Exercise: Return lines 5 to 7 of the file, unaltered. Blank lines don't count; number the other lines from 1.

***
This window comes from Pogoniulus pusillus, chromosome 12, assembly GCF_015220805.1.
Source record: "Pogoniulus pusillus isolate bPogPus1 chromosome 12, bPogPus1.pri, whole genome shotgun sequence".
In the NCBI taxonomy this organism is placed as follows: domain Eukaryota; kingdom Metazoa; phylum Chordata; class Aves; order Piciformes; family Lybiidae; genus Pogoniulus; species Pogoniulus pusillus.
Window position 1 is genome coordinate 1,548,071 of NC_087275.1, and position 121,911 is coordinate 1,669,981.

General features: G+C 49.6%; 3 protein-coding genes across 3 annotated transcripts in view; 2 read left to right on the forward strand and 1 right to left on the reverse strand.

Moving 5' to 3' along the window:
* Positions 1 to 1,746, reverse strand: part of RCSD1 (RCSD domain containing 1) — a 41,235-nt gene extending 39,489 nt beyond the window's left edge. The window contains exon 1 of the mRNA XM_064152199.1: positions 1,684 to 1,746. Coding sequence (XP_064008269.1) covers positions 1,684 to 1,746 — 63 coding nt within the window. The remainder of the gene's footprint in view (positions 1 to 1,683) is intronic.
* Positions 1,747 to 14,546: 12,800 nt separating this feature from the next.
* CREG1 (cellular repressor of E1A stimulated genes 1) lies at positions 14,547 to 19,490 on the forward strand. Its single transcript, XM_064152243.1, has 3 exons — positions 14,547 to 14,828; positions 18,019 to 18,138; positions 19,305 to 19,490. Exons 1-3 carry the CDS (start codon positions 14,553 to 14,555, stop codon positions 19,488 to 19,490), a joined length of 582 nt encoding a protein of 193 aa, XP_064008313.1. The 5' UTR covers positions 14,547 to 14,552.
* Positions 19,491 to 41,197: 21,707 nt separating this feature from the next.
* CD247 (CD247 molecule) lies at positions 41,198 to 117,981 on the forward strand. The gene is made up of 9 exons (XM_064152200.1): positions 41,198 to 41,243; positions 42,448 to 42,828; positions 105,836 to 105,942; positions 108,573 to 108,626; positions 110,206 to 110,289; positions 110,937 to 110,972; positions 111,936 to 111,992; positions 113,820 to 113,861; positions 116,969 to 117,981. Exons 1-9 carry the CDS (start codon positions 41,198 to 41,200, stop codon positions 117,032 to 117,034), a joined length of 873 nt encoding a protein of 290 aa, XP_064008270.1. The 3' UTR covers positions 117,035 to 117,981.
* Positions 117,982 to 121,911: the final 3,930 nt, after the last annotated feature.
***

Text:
General features: G+C 49.6%; 3 protein-coding genes across 3 annotated transcripts in view; 2 read left to right on the forward strand and 1 right to left on the reverse strand.

Moving 5' to 3' along the window:
* Positions 1 to 1,746, reverse strand: part of RCSD1 (RCSD domain containing 1) — a 41,235-nt gene extending 39,489 nt beyond the window's left edge. The window contains exon 1 of the mRNA XM_064152199.1: positions 1,684 to 1,746. Coding sequence (XP_064008269.1) covers positions 1,684 to 1,746 — 63 coding nt within the window. The remainder of the gene's footprint in view (positions 1 to 1,683) is intronic.